JBL HDI 1600
Followers of Alpha Audio know that your author is not a fan of horn speakers. Too “in your face,” too intrusive. However, there are some exceptions. Blumenhofer is one, and JBL has also shown a few times that it can go well.
We received the – rather hefty – HDI-1600 from JBL to see what JBL has to offer in this price range of 2,500 euros. At 2,000 euros, JBL is at the lower end.
At the top, we see JBL’s HDI driver with a 1-inch compression driver at its heart. Underneath is a hefty 16.5cm woofer. This one picks up everything below 1900 Hz. The bass port is at the rear.
With the JBL speakers, the strings of the double basses and celli sound nicely defined. There is a beautiful violin sound, clear and transparent without becoming sharp. The very soft passage continues to sound good, the JBL speakers do this best. There is a nice separation between the instrument groups, but the placement in the stereo image is somewhat diffuse.
Mammal Hands on the Pass Labs has a large soundstage with plenty of space, but it wriggles a bit with the saxophone. There is a big difference in the sound between the bass and treble. The JBLs have a lot of drive to the music. The music flows, it is quite effortless, but the balance is not quite there.
With the Nilai, that changes completely. It’s like having another speaker standing there, everything falls into place and the balance is there. What a golden combination! The saxophone falls slightly back in the soundstage and the sound is much more relaxed. This is absolutely right. The bass drum has a lot of kick.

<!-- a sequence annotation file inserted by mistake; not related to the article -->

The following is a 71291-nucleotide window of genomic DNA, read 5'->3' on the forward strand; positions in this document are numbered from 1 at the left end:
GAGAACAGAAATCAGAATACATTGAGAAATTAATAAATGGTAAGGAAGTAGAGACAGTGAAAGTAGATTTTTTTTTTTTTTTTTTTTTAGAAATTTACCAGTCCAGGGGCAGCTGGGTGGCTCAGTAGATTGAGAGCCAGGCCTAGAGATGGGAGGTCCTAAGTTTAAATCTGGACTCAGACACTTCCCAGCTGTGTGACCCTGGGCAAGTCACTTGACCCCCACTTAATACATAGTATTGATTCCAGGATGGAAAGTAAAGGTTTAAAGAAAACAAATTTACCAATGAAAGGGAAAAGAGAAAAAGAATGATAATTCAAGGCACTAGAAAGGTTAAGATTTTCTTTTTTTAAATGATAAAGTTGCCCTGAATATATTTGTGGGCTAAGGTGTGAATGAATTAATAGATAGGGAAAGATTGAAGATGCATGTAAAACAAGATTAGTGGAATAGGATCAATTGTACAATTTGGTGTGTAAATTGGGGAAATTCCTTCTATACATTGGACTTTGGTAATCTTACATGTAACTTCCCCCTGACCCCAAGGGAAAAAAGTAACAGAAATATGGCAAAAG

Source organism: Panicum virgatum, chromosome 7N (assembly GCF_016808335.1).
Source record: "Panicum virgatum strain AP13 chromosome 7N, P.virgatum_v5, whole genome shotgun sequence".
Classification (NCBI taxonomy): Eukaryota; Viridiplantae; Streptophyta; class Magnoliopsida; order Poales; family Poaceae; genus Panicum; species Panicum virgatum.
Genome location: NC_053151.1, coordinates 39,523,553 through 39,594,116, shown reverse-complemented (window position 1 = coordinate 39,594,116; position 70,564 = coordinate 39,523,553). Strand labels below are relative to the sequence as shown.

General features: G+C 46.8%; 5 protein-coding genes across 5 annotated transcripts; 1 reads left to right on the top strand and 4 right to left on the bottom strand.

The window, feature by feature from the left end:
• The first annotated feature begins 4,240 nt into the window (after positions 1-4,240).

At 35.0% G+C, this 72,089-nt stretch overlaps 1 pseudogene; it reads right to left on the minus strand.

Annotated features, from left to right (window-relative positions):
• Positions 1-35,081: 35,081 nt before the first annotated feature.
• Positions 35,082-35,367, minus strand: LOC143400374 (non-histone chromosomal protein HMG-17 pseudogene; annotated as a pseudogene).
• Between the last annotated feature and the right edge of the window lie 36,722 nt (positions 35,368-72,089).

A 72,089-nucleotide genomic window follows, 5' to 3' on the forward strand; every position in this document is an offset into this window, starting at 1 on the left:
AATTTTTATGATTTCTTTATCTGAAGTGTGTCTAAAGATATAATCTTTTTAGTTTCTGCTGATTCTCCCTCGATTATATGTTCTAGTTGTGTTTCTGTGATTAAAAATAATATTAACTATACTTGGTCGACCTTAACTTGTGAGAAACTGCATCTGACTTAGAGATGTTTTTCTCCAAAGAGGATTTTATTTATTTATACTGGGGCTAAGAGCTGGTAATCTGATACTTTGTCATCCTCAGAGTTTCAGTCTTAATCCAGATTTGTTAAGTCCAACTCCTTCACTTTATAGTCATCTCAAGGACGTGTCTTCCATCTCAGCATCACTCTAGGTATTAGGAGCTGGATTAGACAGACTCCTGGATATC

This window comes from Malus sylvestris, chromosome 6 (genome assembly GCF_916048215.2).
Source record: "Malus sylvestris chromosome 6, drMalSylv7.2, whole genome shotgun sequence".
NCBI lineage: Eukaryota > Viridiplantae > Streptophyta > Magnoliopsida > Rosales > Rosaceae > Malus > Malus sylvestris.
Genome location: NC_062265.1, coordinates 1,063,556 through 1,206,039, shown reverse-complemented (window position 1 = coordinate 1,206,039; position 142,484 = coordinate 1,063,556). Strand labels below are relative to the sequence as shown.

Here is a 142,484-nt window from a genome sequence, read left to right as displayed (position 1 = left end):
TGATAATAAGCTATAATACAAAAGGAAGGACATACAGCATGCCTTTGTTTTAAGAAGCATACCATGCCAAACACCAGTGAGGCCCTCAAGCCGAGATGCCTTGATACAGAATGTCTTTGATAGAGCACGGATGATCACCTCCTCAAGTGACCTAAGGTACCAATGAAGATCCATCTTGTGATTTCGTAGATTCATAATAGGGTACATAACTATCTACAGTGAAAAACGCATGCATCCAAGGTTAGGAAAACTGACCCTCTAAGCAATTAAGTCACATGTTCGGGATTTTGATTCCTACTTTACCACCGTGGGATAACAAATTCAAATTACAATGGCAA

Sohn sounds big and menacing in the bass drone, but completely controlled. It sounds like the soundtrack of a movie where the bad guy makes his entrance into the picture. The piano chords sound full and rich. What stands out is that depending on the effects used on the singer’s voice, the placement in the stereo image changes! We’ve never heard that before.
Conclusion: JBL puts out a very good speaker here that sounds fast and open, but has a lot of power underneath. It is a very specific kind of sound, and the fresh
Measurements JBL HDI-1600
Measuring a horn / compression driver, turns out to be trickier than thought. We see quite a dip between 8 kHz and 17 kHz. This, of course, is not possible. We don’t hear it either, so we estimate that this horn ‘clicks’ with the woofer at a certain distance. Now we want to measure all speakers equally, so take it from us: that dip is not present. Other than that, we see a pretty straight response. Neat work by JBL and, frankly, we expect no different from Harman group products.
Distortion is low except for one point: around 2000 Hz we see a peak. And this peak we also see in the impedance and is also something Martijn heard in the listening tests. As if something is wrong. Something in the crossover doesn’t seem to be a good match. The fact is: we see that humb in all our measurements.
Impedance is friendly. No dips below 4 Ohms and even the peaks do not exceed 18 Ohms. Sit is a friendly speaker that will also sound fine on a tube amp. In fact, we estimate that it will be great.
Specifications JBL HDI-1600
|1 inch compressie driver, 16,5cm aluminium woofer
|40 – 30000 Hz
|15 – 200 watt
|Size / Weight
|23 x 37 x 29cm (B_H_D), 9,6 Kg
|2000 per paar exc stand